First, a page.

# Longest Consecutive Sequence In A Binary Tree

Posted: 13 Dec, 2020

Difficulty: Moderate

#### Given a binary tree, return the length of the longest path which has consecutive integers in increasing order from root to leaves. A path is defined as a sequence of nodes which share an edge between them.

#### For example:

#### The path shown in red is the longest increasing consecutive Path in the tree. We can see that it has 4 nodes (4,5,6,7) which are consecutive integers. Hence the answer for this tree will be 4.

#### Note that there is another consecutive sequence of length 3 i.e. 1->2->3 in the left subtree of the root node, but it is not the longest consecutive path.

##### Input Format :

```
The first line contains an Integer 'T' which denotes the number of test cases or queries to be run. Then the test cases follow.
The first line of input contains the elements of the tree in the level order form separated by a single space.
If any node does not have left or right child, take -1 in its place. Refer to the example below.
Example :
Elements are in the level order form. The input consists of values of nodes separated by a single space in a single line. In case a node is null, we take -1 on its place.
For example, the input for the tree depicted in the below image would be :
```

```
1
2 3
4 -1 5 6
-1 7 -1 -1 -1 -1
-1 -1
Explanation :
Level 1 :
The root node of the tree is 1
Level 2 :
Left child of 1 = 2
Right child of 1 = 3
Level 3 :
Left child of 2 = 4
Right child of 2 = null (-1)
Left child of 3 = 5
Right child of 3 = 6
Level 4 :
Left child of 4 = null (-1)
Right child of 4 = 7
Left child of 5 = null (-1)
Right child of 5 = null (-1)
Left child of 6 = null (-1)
Right child of 6 = null (-1)
Level 5 :
Left child of 7 = null (-1)
Right child of 7 = null (-1)
The first not-null node (of the previous level) is treated as the parent of the first two nodes of the current level. The second not-null node (of the previous level) is treated as the parent node for the next two nodes of the current level and so on.
The input ends when all nodes at the last level are null (-1).
```

##### Note :

```
The above format was just to provide clarity on how the input is formed for a given tree.
The sequence will be put together in a single line separated by a single space. Hence, for the above-depicted tree, the input will be given as:
1 2 3 4 -1 5 6 -1 7 -1 -1 -1 -1 -1 -1
```

##### Output Format :

```
For each test case, return a single integer denoting the number of nodes in the Longest increasing Consecutive Path.
```

##### Note

```
Do not print anything, it has already been taken care of. Just implement the given function.
```

##### Constraints :

```
1 <= T <= 100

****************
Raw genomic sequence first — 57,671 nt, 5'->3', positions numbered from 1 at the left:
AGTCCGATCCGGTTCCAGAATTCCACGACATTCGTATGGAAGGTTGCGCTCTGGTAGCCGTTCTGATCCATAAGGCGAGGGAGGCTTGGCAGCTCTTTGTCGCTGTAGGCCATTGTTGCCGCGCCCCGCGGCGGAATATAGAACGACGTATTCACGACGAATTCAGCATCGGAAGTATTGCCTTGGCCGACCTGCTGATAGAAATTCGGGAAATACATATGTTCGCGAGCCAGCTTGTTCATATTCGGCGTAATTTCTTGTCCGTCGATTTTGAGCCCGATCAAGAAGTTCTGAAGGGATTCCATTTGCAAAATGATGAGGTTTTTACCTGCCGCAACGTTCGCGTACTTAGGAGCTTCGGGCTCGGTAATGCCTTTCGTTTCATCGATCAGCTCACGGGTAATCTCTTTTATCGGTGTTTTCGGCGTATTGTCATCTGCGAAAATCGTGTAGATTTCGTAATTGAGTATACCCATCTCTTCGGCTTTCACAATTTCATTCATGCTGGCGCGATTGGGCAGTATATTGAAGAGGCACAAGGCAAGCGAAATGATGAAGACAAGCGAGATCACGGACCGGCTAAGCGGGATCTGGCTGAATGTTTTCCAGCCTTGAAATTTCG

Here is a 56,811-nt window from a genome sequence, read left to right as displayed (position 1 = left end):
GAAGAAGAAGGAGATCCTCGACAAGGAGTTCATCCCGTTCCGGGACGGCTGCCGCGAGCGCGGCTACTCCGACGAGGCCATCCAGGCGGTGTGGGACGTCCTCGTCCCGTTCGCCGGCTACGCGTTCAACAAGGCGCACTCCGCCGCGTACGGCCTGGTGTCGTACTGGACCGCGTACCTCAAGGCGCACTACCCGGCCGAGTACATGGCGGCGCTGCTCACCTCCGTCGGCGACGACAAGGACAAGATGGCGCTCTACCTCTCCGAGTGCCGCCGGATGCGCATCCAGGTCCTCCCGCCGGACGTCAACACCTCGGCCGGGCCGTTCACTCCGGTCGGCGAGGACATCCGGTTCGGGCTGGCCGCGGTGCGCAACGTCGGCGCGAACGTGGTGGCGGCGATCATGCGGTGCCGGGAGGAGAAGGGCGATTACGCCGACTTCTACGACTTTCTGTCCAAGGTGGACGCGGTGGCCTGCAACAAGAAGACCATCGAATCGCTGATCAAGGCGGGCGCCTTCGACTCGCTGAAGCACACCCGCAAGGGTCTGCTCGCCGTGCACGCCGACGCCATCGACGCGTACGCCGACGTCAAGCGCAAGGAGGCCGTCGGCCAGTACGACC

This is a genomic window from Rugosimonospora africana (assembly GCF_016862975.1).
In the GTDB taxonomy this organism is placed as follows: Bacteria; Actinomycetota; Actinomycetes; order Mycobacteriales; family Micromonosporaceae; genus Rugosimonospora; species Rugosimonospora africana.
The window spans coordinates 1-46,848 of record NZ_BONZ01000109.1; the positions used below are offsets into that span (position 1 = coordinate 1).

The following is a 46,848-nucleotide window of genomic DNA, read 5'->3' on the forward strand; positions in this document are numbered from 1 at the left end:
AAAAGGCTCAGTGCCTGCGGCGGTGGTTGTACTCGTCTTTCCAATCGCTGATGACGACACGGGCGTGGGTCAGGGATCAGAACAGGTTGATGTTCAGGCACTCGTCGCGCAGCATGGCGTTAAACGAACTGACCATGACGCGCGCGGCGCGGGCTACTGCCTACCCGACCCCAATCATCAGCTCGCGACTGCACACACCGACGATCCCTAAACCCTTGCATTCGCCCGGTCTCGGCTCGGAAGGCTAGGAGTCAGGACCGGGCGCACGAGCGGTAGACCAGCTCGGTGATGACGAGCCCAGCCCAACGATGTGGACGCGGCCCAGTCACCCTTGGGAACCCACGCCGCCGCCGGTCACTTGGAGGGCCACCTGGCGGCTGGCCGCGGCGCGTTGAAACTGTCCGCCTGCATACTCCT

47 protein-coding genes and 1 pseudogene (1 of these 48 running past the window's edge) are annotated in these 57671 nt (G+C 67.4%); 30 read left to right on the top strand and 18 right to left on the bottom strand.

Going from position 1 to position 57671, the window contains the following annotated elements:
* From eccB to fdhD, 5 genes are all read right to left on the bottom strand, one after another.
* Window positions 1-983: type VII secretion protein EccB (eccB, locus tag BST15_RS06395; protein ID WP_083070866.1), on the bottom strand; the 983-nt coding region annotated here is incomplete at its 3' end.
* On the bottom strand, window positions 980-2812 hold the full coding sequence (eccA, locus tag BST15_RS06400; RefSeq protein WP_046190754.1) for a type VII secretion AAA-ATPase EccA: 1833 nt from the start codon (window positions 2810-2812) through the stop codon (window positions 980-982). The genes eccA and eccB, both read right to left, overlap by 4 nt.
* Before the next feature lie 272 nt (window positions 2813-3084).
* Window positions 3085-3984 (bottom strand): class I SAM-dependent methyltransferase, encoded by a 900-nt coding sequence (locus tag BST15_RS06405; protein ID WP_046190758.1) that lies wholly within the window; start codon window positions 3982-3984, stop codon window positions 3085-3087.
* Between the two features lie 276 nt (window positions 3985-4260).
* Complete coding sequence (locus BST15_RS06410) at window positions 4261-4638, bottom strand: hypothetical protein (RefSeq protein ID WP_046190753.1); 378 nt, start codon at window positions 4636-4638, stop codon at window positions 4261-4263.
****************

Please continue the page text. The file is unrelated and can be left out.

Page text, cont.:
1 <= N <= 3000
Where ‘N’ is the number of nodes in the given binary tree.
Time Limit: 1 sec
```

Approach 1

- The idea is to traverse the binary tree and for each node check if any of its children is the successor of the parent.
- If yes, we will increment the path length.
- We recursively traverse the tree and return the greatest path length found.

Keeping in mind the above idea, we can devise the following recursive approach:

- We start our recursive function with the parameters ‘root’ which is the root node of the tree, ‘currentLength’ which is the length of the path in the current recursive call, ‘expected’ which stores the expected value for the node, it wil be equal to the value of parent +1 for any node and is initialised with the value in the root node.
- If the root node is null we just return 0.
- Otherwise recursively check both left and right subtree if the value in any of the children is the successor of the root node increment the ‘currentLength’ and compare it with the global maximum value.
- Finally, return the global maximum value.

Approach 2

- The key idea remains the same, but now we use BFS (breadth-first search) to compare the root node with the left and the right. If the left or right node is the successor to the root node, we increment the count.
- Finally, we return the maximum count.

We can use the following approach:

- Take 2 queues ‘nodeQueue’ for doing the actual BFS, and another queue ‘sizeQueue’ to keep track of the size of the elements.
- Initialise a variable ‘mx’ to store maximum path length.
- Now we do the standard BFS on the tree that is until the ‘nodeQueue’ is not empty. We traverse the queue and find the front and enque its left and right child.
- Then we check if the left child or the right child’s data is the successor of the data of the current node.
- We keep track of the length of the path using variables ‘leftSize’ and ‘rightSize’
- If the left child or the right child’s data is the successor of the data of the current node, we update ‘mx’ and push the value of the length(leftSize or rightSize) in the ‘sizeQueue.’
- If the left or right is not the successor, we push 1 in the ‘sizeQueue.’
- Once the BFS is complete, the maximum path length is stored in ‘mx’, and we return it.

SIMILAR PROBLEMS

# Preorder Traversal

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# Print All Subsets

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# Maximum Sum BST

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# Vertical Sum in BST

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